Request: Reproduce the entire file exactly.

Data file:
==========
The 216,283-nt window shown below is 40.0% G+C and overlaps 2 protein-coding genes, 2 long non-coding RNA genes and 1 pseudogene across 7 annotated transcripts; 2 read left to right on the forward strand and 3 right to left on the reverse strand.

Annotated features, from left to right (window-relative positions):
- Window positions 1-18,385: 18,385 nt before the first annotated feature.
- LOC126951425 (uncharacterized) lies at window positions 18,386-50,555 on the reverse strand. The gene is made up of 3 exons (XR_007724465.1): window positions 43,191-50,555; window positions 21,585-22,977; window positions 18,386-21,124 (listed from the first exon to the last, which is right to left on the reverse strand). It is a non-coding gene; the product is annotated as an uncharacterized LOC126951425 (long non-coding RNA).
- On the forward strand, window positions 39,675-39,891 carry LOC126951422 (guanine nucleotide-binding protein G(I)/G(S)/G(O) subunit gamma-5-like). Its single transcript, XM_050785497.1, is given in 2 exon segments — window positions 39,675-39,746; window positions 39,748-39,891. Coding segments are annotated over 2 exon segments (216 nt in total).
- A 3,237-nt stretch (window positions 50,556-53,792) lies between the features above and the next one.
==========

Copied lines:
The 216,283-nt window shown below is 40.0% G+C and overlaps 2 protein-coding genes, 2 long non-coding RNA genes and 1 pseudogene across 7 annotated transcripts; 2 read left to right on the forward strand and 3 right to left on the reverse strand.

Annotated features, from left to right (window-relative positions):
- Window positions 1-18,385: 18,385 nt before the first annotated feature.
- LOC126951425 (uncharacterized) lies at window positions 18,386-50,555 on the reverse strand. The gene is made up of 3 exons (XR_007724465.1): window positions 43,191-50,555; window positions 21,585-22,977; window positions 18,386-21,124 (listed from the first exon to the last, which is right to left on the reverse strand). It is a non-coding gene; the product is annotated as an uncharacterized LOC126951425 (long non-coding RNA).
- On the forward strand, window positions 39,675-39,891 carry LOC126951422 (guanine nucleotide-binding protein G(I)/G(S)/G(O) subunit gamma-5-like). Its single transcript, XM_050785497.1, is given in 2 exon segments — window positions 39,675-39,746; window positions 39,748-39,891. Coding segments are annotated over 2 exon segments (216 nt in total).
- A 3,237-nt stretch (window positions 50,556-53,792) lies between the features above and the next one.